Rites for the Dead and Living?

in 68th Cannes Film Festival

by Bitopan Borborah

Holocaust film as a genre has its roots way back in 1946 when Orson Wells made The Stanger incorporating real footage of the dreadful concentration camp. Since for some directors the subject was closer to their heart and others somehow related to the time and the consequence; innumerable films were made on the Holocaust.

Although most of the Holocaust films were lost to oblivion shortly thereafter, many such films have indeed succeeded in creating a lasting impression and embossed their name prominently in the annals of cinematic history. However, the subject seems to have outlasted its time so much so that even in the second decade of 21st century and nearly six decades after the Holocaust it continues to haunt us and resurfaces over and over in films. The latest one Son of Saul by Hungarian director Laszlo Nemes, stands apart from the rest for its very different approach that nevertheless leaves a deep, enduring and haunting impression.

Saul Auslaender, the protagonist in the Son of Saul (Saul Fia) is Jewish prisoner turned Sonderkommando worker. Paradoxically the reason for their being alive is to aid the Nazis in exterminating their Jewish prisoners day in day out. In essence, he leads a blood and flesh existence, a dispensable part of machinery, which was set up for complete purging of the Jews.

While Saul is clearing the pile of dead bodies from the gas chamber and scrubbing the mucky floor, he comes across a live body of a young boy he identifies as his son. Unfolded with excruciating scenes as bare bodied Jewish prisoners; screaming and howling in terror, are pushed into certain death in the chamber, the story gains its pace with the recovery of the boy’s body the Nazis soon laid to rest.

Yet, Saul braves all odds to resist an autopsy and further plans to bury the boy performing Jewish religious rites while a Rabbi recites the Kaddish, but he faces the ire of fellow Sonderkommandos, plotting an uprising (the period being the last quarter of 1944). However, Saul’s singular, obsessive and resolute intent takes precedence over everything, so much so that taking the most perilous course by deceiving friends and foes alike and risking his own life too many times; he somehow manages to get a Rabbi and flees with the corpse finally finding peace with himself by performing the boy’s last rites.

Son of Saul is strikingly different, not only for the much focused subjective narrative, devoid of sympathy, but structurally it is far too removed from the classical as well as staccato. Yet the film builds up both tensions and emotions with equal élan and the whole narrative transmits the horror, pain and predicament of this life in a in a flux pretty heart-wrenchingly.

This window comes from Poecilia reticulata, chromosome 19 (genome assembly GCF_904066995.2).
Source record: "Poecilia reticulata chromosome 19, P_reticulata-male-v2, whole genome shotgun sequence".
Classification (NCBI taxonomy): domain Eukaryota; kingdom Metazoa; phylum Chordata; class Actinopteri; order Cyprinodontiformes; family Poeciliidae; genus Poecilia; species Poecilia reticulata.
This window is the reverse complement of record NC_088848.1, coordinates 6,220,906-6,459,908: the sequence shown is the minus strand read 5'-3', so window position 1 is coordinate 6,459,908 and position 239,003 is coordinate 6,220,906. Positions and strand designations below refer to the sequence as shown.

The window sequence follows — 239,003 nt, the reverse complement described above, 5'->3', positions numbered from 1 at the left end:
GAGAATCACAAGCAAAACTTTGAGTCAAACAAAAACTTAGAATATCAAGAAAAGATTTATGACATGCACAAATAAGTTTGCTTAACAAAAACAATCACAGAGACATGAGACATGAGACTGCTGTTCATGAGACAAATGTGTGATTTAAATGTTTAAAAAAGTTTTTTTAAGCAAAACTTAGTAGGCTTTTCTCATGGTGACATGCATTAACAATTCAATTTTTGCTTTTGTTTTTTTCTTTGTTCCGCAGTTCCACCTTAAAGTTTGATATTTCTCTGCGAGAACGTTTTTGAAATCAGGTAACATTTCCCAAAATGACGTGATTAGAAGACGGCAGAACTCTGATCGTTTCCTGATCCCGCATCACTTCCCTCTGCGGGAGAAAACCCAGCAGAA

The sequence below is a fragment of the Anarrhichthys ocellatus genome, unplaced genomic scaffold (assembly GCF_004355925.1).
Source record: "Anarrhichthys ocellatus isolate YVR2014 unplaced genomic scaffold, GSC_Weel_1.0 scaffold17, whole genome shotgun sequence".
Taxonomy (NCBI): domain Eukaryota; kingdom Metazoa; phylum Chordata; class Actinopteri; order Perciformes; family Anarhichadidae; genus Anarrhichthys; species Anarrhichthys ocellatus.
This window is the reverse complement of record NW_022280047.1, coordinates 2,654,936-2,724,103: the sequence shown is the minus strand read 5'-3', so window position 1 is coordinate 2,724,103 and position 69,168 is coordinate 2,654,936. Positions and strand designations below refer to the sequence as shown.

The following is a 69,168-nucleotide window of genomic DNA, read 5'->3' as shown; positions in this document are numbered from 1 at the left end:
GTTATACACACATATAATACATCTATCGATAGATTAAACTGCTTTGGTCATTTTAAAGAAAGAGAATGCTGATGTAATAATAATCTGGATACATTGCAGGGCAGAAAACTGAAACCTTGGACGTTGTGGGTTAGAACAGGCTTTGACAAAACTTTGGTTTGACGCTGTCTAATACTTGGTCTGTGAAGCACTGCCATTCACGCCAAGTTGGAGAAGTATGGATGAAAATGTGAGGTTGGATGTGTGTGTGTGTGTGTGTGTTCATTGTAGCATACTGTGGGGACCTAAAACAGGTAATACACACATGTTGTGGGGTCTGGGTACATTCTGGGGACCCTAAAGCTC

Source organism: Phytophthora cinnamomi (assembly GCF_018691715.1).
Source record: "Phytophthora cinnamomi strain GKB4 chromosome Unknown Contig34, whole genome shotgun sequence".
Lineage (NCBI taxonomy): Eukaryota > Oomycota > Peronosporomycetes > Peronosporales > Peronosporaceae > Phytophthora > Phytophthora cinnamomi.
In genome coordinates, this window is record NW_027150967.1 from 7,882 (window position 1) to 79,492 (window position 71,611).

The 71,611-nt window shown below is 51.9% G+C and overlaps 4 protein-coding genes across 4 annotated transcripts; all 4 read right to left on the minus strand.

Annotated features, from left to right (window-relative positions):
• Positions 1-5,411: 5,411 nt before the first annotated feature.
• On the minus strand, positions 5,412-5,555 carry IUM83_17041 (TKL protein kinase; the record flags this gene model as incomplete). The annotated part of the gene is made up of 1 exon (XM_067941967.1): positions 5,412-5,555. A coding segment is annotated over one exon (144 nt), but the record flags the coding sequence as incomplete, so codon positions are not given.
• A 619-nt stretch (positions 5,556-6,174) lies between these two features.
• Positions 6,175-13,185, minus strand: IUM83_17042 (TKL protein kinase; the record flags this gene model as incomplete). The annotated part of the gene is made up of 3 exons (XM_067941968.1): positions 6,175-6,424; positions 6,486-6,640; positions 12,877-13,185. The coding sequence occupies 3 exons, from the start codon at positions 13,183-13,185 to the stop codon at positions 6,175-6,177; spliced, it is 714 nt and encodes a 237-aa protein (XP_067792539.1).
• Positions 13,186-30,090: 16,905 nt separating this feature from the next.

The films resumes with a blurred, out of focus shot coinciding with the arrival of a new group, from which emerges Saul and rushes for his assignment. From there on, the camera represents either Saul’s perspective or his action, while everything around him remains blurred throughout the film. This seems unprecedented, but appropriate enough. The camera is hand held throughout to ensure shaky images which amazingly brings into the fore the vulnerability of lives in the concentration camp. Complemented in rich measure by the sound (credit goes to Tamas Zanyi), this approach, however, carries forward the narrative and effectively reveals the murky and chilling ambience of the ghetto besides amid growing tensions amongst the Nazis as the Russians are fast approaching.

Above all it beautifully captures the subtle expression and incisive gaze of the protagonist, which reflects the concern, compassion, steadfastness and even fearlessness. By the end, when the boy appears from nowhere and vanishes into the woods, Saul’s face emits a sublime smile, which reveals the possibility of many interpretations.

It remains unclear, however, whether the boy was Sauls son or was it just an alibi to do away with apparent redemption tormenting his mind and grown out of being part of such horrid rituals? Or was it for the emancipation of his own soul; for he knew well he is just a living corpse and death just a thin line away? May be Saul embodies a last semblance of humanity in the hellish grotto and the boy embodies innocence, maybe a god… and deserves to be adored even in disguise of performing his last rites! May be it was a delusory journey of Saul in the quest for god hopelessly seems elusive even while such mayhem continues unabated and signals a glimmer of hope even in most adverse times.

It is a remarkable feat for director Laszlo Nemes, along with cameraman Matyas Erdely, to create such a fine display of virtuosity in their debut feature for which both went for a 4:3 aspect ratio over the now in vogue 16:9 for its fixated narrative and permeated the film with a jaded green, reflecting both gloom and gleam of its locale and protagonists.

In portraying Saul Auslaender, Geza Rohrig, a Hungarian poet and part time actor, displays incredible acumen, using his incisive glance and expressive eyes to dramatic effect, in heightening the impact of this 107-minute intense, breathtaking, and memorable drama.

Edited by Richard Mowe